The accountants look at the eight nominees, and see which pile is the smallest. That film is then eliminated from contention.
What happens to the ballots of the people who voted for it?
The preferential system basically says to those voters, Your first choice was eliminated. Out of the seven movies that are still in the running, which do you prefer?
That question can be answered by seeing which film is ranked second on each of those ballots. If, for instance, “Bridge of Spies” is the first film to be eliminated, and a “Bridge of Spies” voter has “Brooklyn” ranked second, that ballot goes into the pile for “Brooklyn.” If “The Revenant” is ranked second, the ballot goes into that pile.
All of the “Bridge of Spies” voters are still casting a vote — but now they’re casting it for the film in second place on their ballot, not the film in first.
(Attention, “Bridge of Spies” fans: The order of elimination in this story is entirely hypothetical. I’m not trying to pick on your movie.)
But what if a voter just checked the box next to “Bridge of Spies,” and didn’t rank any of the other nominees?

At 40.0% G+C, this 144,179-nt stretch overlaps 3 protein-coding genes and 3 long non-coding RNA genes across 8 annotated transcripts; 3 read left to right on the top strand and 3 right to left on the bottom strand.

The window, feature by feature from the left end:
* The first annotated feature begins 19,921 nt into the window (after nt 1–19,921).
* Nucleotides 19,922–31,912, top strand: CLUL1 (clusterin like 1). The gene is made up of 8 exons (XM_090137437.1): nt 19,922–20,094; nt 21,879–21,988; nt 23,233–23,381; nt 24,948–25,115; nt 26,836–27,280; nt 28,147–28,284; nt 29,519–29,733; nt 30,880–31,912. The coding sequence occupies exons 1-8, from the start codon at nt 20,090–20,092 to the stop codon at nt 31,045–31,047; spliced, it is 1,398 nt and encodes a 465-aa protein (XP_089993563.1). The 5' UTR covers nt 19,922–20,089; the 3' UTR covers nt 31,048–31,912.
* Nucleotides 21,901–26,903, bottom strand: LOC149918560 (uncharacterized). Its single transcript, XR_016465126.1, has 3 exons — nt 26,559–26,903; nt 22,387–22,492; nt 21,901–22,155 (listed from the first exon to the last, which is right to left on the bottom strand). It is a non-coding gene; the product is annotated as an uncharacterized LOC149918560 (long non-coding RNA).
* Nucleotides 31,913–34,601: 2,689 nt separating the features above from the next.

Then they’ve wasted their vote. That ballot can’t answer the question, Which of these seven movies do you prefer?, so it’s thrown out.
So once all those “Bridge of Spies” ballots are redistributed, what happens?
PwC recounts the votes, to see if any movie has now crossed the 50 percent threshold with the new votes it picked up. If anything did, the count is over and we have a winner.
And if not?
Then they do it again. The film with the fewest votes is eliminated, and the question becomes, Which of these six movies do you prefer?
Let’s say “Brooklyn” is the next movie to be eliminated. PwC will pick up every ballot with “Brooklyn” ranked first, and put it into the pile of whatever movie is ranked second on that ballot.